Empire IX: Altar of Blood
Betrayal: The Centurions I
Onslaught: The Centurions II
An interview for The Eagle’s Vengeance
An interview for The Emperor’s Knives

London Rules by Mick Herron

John Murray | 2018 (1 February) | 345p | Bought copy | Buy the book

London Rules by Mick HerronLondon Rules is the fifth book in Mick Herron’s Slough House series of spy novels. This is, though, only the first I’ve read, which definitely puts me at a disadvantage when trying to review it and so, as it is a bought book and not a review copy, I’m just going to attempt a shortish review about why I’ve now gone and bought up the entire backlist.

Slough House in London is a place where spies go when they’re in disgrace and nothing more is expected from them, except for the forlorn hope that they won’t cause any more trouble for Queen and Country. These men and women are the Slow Horses of the secret service and they’re led by the extraordinary Jackson Lamb, a man who is held together by bad habits. The rest are a mix of alcoholics, drug addicts, deranged techies, with even the odd psychopath thrown in. Unfortunately one of them has become involved in the biggest crisis facing M15 and M16 today. A gang of terrorists is working to a plan to throw the country into chaos, beginning with a mass shooting in a small village in Derbyshire. Matters aren’t helped by the uneasy and volatile relationship between the teetering Prime Minister, the rogue MP who launched Brexit and a popular Muslim mayor candidate. The whole situation is about to explode and, unfortunately, Slough House is on the case.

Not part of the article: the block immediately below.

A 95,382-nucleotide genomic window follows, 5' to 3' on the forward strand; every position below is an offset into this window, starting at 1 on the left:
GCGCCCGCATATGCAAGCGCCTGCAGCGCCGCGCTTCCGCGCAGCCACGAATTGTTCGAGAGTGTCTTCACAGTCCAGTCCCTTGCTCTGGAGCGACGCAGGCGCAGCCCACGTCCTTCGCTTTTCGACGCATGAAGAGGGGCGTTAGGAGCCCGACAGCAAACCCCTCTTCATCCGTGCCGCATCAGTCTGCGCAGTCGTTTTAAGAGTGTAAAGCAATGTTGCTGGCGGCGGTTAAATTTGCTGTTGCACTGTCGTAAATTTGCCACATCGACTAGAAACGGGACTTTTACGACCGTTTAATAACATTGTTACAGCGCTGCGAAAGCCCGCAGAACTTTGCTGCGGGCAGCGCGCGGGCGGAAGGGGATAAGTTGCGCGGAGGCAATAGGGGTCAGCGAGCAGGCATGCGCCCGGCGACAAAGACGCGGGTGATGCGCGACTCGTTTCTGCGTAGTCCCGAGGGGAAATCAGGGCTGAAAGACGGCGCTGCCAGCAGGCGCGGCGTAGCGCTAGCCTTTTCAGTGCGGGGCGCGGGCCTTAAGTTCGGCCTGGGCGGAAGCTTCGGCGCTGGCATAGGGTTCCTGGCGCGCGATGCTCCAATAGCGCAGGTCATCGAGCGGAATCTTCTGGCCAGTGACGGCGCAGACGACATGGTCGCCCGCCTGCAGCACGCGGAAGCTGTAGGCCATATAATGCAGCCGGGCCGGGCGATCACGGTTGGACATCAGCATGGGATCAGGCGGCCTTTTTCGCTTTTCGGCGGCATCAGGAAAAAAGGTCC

The story is brilliant! I loved the way multiple threads are followed at the same time, some coming together, others not, but the huge appeal of this book, and I presume the others, is its characters. Not just the Slow Horses themselves but everyone who passes through the pages. Some might only pop by but they’re still painted with full colour and personality. The Slow Horses themselves, though, are priceless. The IT expert Roddy’s innate belief and confidence in himself as a man beloved by women is laugh outloud funny. He’s the sort of man who doesn’t even realise when he’s being tortured – he just thinks he’s helping people with their enquiries and is pleased to be so useful. The other Slow Horses are also a joy but with some there is also a touch of pathos. One or two are traumatised. There’s another one who’s just discovered that there’s only one situation in which he feels truly alive – and that isn’t a situation that’s good for anyone.